Subscribe: Comments on: The Etiquette of E-Mail Signatures
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Preview: Comments on: The Etiquette of E-Mail Signatures

Comments on: The Etiquette of E-Mail Signatures

What you get when my brain crashes...

Last Build Date: Fri, 01 May 2015 18:25:23 +0000


By: Keithius

Tue, 24 May 2011 19:20:00 +0000

That is a very rare edge case that I don't think justifies putting your email address in your signature every single time you send an email when 99% of the time your email address is already easily available in the "From" field. And in a long email chain, wouldn't the person's email be somewhere in the CC field anyway? And if Outlook is to blame, shouldn't we change the way Outlook works, rather than annoy everyone else for all those times when it doesn't matter? Just saying...

By: Jeremy Mittman

Mon, 23 May 2011 17:34:19 +0000

It is extremely frustrating when people do not include their e-mail address in their signatures. You are incorrect when you write "I already have your email address (or else how would I be seeing your email??)" Oftentimes, you are looking at a chain of e-mails that has been forwarded to you, you wish to e-mail someone on that chain, but his or her e-mail address does not show up; rather, only their name does. This happens in Outlook all of the time.

By: best psychics

Sat, 30 Jan 2010 11:21:16 +0000

That was a interesting read|. Your insights were very educational and made me reconsider the current developments in these areas. If only more writers are as cognizant and as passionate about educating everyone relating to these issues as you, we aspiring journalists wouldn't get such a bad rep. Thank you for expressing your self so articulately. You made my day.

By: Keithius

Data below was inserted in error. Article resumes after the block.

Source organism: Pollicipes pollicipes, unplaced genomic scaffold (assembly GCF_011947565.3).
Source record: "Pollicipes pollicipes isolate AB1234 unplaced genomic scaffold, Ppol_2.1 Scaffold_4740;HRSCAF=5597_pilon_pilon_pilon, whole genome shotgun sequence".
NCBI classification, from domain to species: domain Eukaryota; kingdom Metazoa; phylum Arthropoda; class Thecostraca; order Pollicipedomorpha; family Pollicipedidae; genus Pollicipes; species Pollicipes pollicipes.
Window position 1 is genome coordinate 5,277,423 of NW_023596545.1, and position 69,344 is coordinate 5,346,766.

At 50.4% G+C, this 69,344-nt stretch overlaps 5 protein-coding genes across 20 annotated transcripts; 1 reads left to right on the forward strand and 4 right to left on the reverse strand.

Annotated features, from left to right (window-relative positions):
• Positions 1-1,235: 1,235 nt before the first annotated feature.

Thu, 21 May 2009 12:25:22 +0000

I didn't forget - I didn't *know* about that law in Europe. Thanks for bringing it to my attention! Actually, I'm aghast at this act - requiring regulatory information in email footers just does not make any sense to me. What purpose does it serve? What benefit does it give? What problem does it prevent? Although I don't think there's any benefit to HTML emails (do we REALLY need color & fonts in an email??), I'd prefer HTML emails over, say, Outlook's RTF format. (And if you send HTML emails, you should send them in plain text & HTML together, unless you know the recipient can read HTML emails. Thunderbird, the email client I use, does this very nicely of course!) p.s. I've updated the post with some information on "mandated" email signatures. I don't approve of them, but I understand now that some people don't have a choice.

By: Jesper Frier

Thu, 21 May 2009 05:50:16 +0000

You forget the legal aspects since 1 Jan 2007 in many companies in Europe. Companies in the UK (and in Germany) must include certain regulatory information on in their email footers before 1 January 2007 or they will breach the Companies Act and risk a fine. Every company should list its company registration number, place of registration, and registered office address on its website as a result of an update to the legislation of 1985. The information, which must be in legible characters, should also appear on order forms and in emails. Such information is already required on "business letters" but the duty is being extended to websites, order forms and electronic documents. Learn here why I recommend using HTML emails: